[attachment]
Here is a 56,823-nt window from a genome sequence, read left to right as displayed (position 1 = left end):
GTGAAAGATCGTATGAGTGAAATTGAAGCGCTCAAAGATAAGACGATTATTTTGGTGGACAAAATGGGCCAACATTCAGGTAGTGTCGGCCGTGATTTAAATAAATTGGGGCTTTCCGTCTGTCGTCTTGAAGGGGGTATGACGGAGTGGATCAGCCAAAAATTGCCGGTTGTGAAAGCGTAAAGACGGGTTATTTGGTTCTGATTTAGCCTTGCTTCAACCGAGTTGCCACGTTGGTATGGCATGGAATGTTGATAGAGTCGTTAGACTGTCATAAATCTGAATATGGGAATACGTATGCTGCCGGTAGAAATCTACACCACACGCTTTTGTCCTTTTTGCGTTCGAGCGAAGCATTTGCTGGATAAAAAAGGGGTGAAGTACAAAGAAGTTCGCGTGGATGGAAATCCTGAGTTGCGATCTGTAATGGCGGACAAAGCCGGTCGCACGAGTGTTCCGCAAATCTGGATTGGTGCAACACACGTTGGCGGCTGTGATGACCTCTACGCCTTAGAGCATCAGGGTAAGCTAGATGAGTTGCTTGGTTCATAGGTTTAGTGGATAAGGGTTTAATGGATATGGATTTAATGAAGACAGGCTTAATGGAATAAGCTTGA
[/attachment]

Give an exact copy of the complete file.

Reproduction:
Here is a 56,823-nt window from a genome sequence, read left to right as displayed (position 1 = left end):
GTGAAAGATCGTATGAGTGAAATTGAAGCGCTCAAAGATAAGACGATTATTTTGGTGGACAAAATGGGCCAACATTCAGGTAGTGTCGGCCGTGATTTAAATAAATTGGGGCTTTCCGTCTGTCGTCTTGAAGGGGGTATGACGGAGTGGATCAGCCAAAAATTGCCGGTTGTGAAAGCGTAAAGACGGGTTATTTGGTTCTGATTTAGCCTTGCTTCAACCGAGTTGCCACGTTGGTATGGCATGGAATGTTGATAGAGTCGTTAGACTGTCATAAATCTGAATATGGGAATACGTATGCTGCCGGTAGAAATCTACACCACACGCTTTTGTCCTTTTTGCGTTCGAGCGAAGCATTTGCTGGATAAAAAAGGGGTGAAGTACAAAGAAGTTCGCGTGGATGGAAATCCTGAGTTGCGATCTGTAATGGCGGACAAAGCCGGTCGCACGAGTGTTCCGCAAATCTGGATTGGTGCAACACACGTTGGCGGCTGTGATGACCTCTACGCCTTAGAGCATCAGGGTAAGCTAGATGAGTTGCTTGGTTCATAGGTTTAGTGGATAAGGGTTTAATGGATATGGATTTAATGAAGACAGGCTTAATGGAATAAGCTTGA